Eurobonds slump amidst debt relief confusion

Eurobond investors get shaky over fears of Pakistan defaulting

KARACHI: Pakistan’s dollar bonds, or Eurobonds, slumped internationally on Friday as Prime Minister Shehbaz Sharif went on record stating that Pakistan needs debt relief.

According to details, the Eurobond yielding 5.625 per cent dropped 11 cents to trade at 81.9 cents on the dollar, whereas the 7.375 per cent Eurobond dropped 7 cents and traded at 40.33 cents on the dollar. However, no major change was witnessed in Credit Default Swap. 

Sharif’s statement sent the market into a whirlwind. Within minutes, Finance Minister Miftah Ismail had to step in to control the frenzy. He stated that Pakistan is seeking debt relief from bilateral creditors and not commercial bondholders.

As per Ismail, Pakistan is set to repay the $1 billion sovereign bond due in December. However, friendly countries have given their word to roll over Pakistan’s debt. Pakistan is seeking debt relief from The Paris Club’s bilateral creditor countries.

The minister stated that Pakistan does not need, nor is it seeking any relief on commercial bank debt or Eurobond debt.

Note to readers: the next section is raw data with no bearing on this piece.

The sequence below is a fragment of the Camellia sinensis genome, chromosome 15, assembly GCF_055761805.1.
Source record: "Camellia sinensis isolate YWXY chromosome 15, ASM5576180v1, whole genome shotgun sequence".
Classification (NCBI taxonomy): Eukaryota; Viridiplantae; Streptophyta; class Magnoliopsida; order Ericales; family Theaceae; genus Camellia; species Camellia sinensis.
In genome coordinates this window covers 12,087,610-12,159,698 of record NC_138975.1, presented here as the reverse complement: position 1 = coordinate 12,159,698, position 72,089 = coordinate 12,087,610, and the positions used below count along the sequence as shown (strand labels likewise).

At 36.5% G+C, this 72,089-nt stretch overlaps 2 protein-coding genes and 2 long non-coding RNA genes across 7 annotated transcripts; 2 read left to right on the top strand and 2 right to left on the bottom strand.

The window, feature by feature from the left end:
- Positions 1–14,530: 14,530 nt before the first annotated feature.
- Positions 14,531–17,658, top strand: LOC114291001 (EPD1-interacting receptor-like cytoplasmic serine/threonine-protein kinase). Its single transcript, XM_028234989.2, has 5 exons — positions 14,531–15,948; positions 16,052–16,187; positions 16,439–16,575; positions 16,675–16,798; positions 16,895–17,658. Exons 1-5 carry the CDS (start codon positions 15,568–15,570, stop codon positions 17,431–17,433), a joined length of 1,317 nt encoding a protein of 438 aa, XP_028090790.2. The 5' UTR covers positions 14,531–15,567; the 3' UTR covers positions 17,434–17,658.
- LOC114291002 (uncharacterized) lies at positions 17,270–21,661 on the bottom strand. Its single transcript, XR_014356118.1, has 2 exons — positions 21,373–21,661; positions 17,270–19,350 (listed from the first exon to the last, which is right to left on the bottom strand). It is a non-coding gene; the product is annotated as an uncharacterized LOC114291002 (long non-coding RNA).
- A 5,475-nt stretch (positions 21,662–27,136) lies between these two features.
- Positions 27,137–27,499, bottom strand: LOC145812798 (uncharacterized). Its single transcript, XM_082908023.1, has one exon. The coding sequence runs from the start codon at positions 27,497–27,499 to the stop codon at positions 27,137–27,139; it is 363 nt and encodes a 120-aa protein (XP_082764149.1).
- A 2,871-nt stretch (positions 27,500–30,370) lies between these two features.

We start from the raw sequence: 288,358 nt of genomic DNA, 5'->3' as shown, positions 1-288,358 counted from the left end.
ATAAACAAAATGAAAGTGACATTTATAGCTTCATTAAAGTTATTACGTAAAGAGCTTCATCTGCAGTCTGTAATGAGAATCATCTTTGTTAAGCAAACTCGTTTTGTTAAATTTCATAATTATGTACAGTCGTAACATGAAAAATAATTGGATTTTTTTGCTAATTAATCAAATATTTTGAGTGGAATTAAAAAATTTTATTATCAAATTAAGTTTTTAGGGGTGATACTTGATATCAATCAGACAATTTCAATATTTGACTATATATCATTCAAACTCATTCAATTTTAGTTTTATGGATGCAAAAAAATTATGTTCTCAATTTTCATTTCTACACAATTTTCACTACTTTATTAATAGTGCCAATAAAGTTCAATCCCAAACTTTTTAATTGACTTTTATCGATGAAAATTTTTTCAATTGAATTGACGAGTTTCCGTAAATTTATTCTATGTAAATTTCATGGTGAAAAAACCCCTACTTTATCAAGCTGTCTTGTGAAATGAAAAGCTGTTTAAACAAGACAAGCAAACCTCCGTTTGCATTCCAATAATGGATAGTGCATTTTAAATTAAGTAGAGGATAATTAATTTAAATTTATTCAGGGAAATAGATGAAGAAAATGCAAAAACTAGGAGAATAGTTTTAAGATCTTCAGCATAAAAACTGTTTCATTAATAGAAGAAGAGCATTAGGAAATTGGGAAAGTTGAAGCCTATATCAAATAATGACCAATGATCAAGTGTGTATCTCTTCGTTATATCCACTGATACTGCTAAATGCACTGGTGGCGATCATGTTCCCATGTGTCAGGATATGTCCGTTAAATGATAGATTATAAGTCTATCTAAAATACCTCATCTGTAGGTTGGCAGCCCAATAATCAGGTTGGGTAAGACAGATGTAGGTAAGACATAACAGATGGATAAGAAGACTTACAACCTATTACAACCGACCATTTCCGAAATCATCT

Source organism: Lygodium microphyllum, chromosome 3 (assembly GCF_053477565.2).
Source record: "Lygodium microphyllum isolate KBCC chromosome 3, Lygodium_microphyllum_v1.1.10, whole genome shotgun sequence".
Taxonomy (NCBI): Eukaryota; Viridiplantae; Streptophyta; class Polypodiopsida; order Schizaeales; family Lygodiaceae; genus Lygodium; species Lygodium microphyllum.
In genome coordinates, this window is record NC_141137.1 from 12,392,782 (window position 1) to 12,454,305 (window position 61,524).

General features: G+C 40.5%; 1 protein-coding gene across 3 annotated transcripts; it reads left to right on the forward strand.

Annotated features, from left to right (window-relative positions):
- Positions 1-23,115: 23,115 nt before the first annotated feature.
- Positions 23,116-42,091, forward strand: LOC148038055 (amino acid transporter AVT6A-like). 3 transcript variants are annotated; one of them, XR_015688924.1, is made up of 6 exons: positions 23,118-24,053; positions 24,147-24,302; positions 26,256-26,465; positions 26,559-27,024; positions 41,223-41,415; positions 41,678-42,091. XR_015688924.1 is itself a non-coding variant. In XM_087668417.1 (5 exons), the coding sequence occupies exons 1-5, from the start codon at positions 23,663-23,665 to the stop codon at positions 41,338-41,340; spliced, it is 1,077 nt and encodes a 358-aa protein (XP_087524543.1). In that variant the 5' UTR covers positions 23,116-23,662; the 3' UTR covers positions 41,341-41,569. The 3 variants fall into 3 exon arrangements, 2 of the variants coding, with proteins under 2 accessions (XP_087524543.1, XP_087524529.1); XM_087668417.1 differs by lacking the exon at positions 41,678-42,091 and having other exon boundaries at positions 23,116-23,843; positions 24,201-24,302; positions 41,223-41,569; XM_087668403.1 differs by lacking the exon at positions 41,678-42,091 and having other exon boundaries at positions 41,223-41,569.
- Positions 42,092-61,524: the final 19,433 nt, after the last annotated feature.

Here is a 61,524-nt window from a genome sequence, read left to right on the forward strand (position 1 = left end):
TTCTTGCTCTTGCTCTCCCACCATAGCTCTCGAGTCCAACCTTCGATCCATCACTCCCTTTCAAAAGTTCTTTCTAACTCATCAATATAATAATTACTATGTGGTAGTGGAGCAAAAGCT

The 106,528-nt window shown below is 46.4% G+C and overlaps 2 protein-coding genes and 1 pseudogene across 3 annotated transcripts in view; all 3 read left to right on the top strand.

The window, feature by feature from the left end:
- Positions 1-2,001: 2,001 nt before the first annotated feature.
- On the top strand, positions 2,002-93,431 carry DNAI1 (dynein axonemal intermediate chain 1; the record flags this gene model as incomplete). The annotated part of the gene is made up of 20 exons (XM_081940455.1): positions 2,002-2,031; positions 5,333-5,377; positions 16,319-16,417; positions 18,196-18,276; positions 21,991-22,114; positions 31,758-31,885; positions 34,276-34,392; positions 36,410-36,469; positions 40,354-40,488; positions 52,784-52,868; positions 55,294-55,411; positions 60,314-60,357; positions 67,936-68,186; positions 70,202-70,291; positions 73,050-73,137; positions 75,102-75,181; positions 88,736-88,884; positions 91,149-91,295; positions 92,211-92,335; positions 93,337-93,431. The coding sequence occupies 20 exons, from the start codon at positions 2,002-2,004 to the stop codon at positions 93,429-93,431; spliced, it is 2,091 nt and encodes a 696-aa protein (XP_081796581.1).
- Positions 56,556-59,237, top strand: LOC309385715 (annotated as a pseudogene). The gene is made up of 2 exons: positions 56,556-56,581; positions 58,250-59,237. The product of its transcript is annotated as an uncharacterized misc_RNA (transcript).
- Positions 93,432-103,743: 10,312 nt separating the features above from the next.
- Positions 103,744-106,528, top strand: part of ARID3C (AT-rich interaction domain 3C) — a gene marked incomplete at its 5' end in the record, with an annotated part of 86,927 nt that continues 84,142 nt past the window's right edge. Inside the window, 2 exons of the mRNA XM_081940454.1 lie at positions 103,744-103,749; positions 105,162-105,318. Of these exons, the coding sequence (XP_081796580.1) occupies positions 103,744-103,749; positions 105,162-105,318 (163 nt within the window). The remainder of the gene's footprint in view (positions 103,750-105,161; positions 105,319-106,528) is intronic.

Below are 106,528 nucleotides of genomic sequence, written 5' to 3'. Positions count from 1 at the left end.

“Since it is a thinly traded market, some selling pressure on Pak dollar bonds could have resulted in a sharp price fall, we believe,” said Umair Naseer of Topline Securities while speaking to Profit

“However, expected multilateral and bilateral flows post floods are also likely to support pressure on foreign exchange reserves of the country. According to news reports, the World Bank, Asian Development Bank (ADB), Asian Infrastructure Bank, and a few friendly countries have already committed flood-related aid/funding which could be to the tune of $1.5-2bn,” Naseer added. 

What are Eurobonds?

Eurobonds are a debt instrument that allows the issuer to raise money through debt. These are different from regular bonds because they are issued in a currency other than the home currency of the country or market in which it is issued.

They are issued so that the issuer, in this case, the government, can raise capital whilst maintaining flexibility to issue them in another currency. Just because the name has ‘Euro’ in it does not mean the government is issuing bonds in Europe. They are also called external bonds.

In local terms, PIBs are rupee-denominated and floated in the onshore market, meaning Pakistan. Eurobonds are offshore in nature and in this case, are dollar-denominated.

 

 

Ariba Shahid
The author is a business journalist at Profit. She can be reached at [email protected] or at twitter.com/AribaShahid

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